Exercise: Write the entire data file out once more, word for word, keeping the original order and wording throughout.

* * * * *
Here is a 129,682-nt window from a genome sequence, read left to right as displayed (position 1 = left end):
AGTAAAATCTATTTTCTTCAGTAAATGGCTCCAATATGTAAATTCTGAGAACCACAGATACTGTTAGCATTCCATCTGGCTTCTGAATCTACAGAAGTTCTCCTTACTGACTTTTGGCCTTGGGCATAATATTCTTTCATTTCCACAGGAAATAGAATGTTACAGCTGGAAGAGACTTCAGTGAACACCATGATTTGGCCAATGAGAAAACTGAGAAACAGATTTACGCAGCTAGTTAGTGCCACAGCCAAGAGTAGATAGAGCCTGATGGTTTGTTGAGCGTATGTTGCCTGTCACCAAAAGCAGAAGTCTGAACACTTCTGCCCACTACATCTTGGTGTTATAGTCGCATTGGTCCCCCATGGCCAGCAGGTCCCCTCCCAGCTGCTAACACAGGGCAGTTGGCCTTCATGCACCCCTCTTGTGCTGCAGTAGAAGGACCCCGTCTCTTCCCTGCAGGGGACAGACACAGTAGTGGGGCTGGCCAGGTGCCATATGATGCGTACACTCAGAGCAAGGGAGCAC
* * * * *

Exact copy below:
Here is a 129,682-nt window from a genome sequence, read left to right as displayed (position 1 = left end):
AGTAAAATCTATTTTCTTCAGTAAATGGCTCCAATATGTAAATTCTGAGAACCACAGATACTGTTAGCATTCCATCTGGCTTCTGAATCTACAGAAGTTCTCCTTACTGACTTTTGGCCTTGGGCATAATATTCTTTCATTTCCACAGGAAATAGAATGTTACAGCTGGAAGAGACTTCAGTGAACACCATGATTTGGCCAATGAGAAAACTGAGAAACAGATTTACGCAGCTAGTTAGTGCCACAGCCAAGAGTAGATAGAGCCTGATGGTTTGTTGAGCGTATGTTGCCTGTCACCAAAAGCAGAAGTCTGAACACTTCTGCCCACTACATCTTGGTGTTATAGTCGCATTGGTCCCCCATGGCCAGCAGGTCCCCTCCCAGCTGCTAACACAGGGCAGTTGGCCTTCATGCACCCCTCTTGTGCTGCAGTAGAAGGACCCCGTCTCTTCCCTGCAGGGGACAGACACAGTAGTGGGGCTGGCCAGGTGCCATATGATGCGTACACTCAGAGCAAGGGAGCAC